10.
Bull Exp Biol Med ; 170(1): 118-122, 2020 Nov.
Article in English | MEDLINE | ID: covidwho-959313

ABSTRACT

Thymalin is a polypeptide complex isolated from the thymus and regulating the functions of the immune system. Thymalin is effective in therapy of acute respiratory syndrome, chronic obstructive bronchitis, and other immunopathology. Thymalin increases functional activity of T lymphocytes, but the targeted molecular mechanism of its biological activity requires further study. We studied the influence of thymalin on differentiation of human hematopoietic stem cells (HSC) and expression of CD28 molecule involved in the implementation of antiviral immunity in COVID-19 infection. It was found that thymalin reduced the expression of CD44 (stem cell marker) and CD117 (molecule of the intermediate stage of HSC differentiation) by 2-3 times and increased the expression of CD28 (marker of mature T lymphocytes) by 6.8 times. This indirectly indicates that thymalin stimulated differentiation of CD117+ cells into mature CD28+T lymphocytes. It is known that in patients with severe COVID-19, the number of CD28+, CD4+, CD8+T lymphocytes in the blood decreased, which attested to a pronounced suppression of immunity. It is possible that the antiviral effect of thymalin consists in compensatory stimulation of HSC differentiation into CD28+T lymphocytes at the stage of immunity suppression in unfavorable course of viral infection. Thymalin can be considered as an immunoprotective peptide drug for the prevention of COVID-19.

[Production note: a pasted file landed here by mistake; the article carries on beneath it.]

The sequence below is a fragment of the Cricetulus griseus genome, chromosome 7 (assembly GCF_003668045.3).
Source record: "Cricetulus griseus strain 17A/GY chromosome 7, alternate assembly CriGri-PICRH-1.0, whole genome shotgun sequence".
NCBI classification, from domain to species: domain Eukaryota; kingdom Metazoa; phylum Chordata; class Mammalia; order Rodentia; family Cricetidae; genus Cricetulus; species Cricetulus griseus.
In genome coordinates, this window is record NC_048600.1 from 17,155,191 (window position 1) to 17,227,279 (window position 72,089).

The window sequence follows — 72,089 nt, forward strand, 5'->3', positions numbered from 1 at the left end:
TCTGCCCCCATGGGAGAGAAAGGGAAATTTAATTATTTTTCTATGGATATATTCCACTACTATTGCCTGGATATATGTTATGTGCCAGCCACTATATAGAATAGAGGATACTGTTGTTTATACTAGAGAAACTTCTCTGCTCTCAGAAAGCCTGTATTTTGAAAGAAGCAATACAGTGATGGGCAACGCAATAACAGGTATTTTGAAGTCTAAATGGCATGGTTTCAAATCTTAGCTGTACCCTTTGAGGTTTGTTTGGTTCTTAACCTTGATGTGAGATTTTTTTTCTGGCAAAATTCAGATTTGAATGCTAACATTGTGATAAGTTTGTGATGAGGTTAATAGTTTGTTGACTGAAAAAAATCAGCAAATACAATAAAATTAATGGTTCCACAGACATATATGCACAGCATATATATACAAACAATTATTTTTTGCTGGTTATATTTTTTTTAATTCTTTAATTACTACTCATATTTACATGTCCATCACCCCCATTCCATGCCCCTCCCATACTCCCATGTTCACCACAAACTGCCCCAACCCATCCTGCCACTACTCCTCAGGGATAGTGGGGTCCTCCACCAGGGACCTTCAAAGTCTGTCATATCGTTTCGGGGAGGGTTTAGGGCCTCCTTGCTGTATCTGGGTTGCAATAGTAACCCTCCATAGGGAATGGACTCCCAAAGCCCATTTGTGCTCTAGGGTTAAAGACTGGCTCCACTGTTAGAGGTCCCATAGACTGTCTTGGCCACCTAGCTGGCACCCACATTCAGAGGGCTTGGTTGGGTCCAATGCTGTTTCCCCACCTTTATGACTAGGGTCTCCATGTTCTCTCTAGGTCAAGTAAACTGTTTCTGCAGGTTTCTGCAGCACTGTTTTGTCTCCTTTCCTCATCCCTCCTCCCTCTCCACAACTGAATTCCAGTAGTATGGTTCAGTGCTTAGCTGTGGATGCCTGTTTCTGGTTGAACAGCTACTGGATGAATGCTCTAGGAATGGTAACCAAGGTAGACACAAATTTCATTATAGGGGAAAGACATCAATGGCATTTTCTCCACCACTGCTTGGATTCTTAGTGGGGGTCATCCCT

Subject(s)
Cell Differentiation/drug effects , Hematopoietic Stem Cells/drug effects , Hematopoietic Stem Cells/physiology , Thymus Hormones/pharmacology , CD28 Antigens/genetics , CD28 Antigens/metabolism , COVID-19/immunology , COVID-19/pathology , Cell Differentiation/genetics , Cells, Cultured , Fetal Blood/cytology , Gene Expression Regulation/drug effects , Hematopoietic Stem Cells/pathology , Humans , Hyaluronan Receptors/genetics , Hyaluronan Receptors/metabolism , Proto-Oncogene Proteins c-kit/genetics , Proto-Oncogene Proteins c-kit/metabolism , SARS-CoV-2/immunology , T-Lymphocytes/drug effects , T-Lymphocytes/metabolism , T-Lymphocytes/physiology , Thymus Hormones/physiology
SELECTION OF CITATIONS
SEARCH DETAIL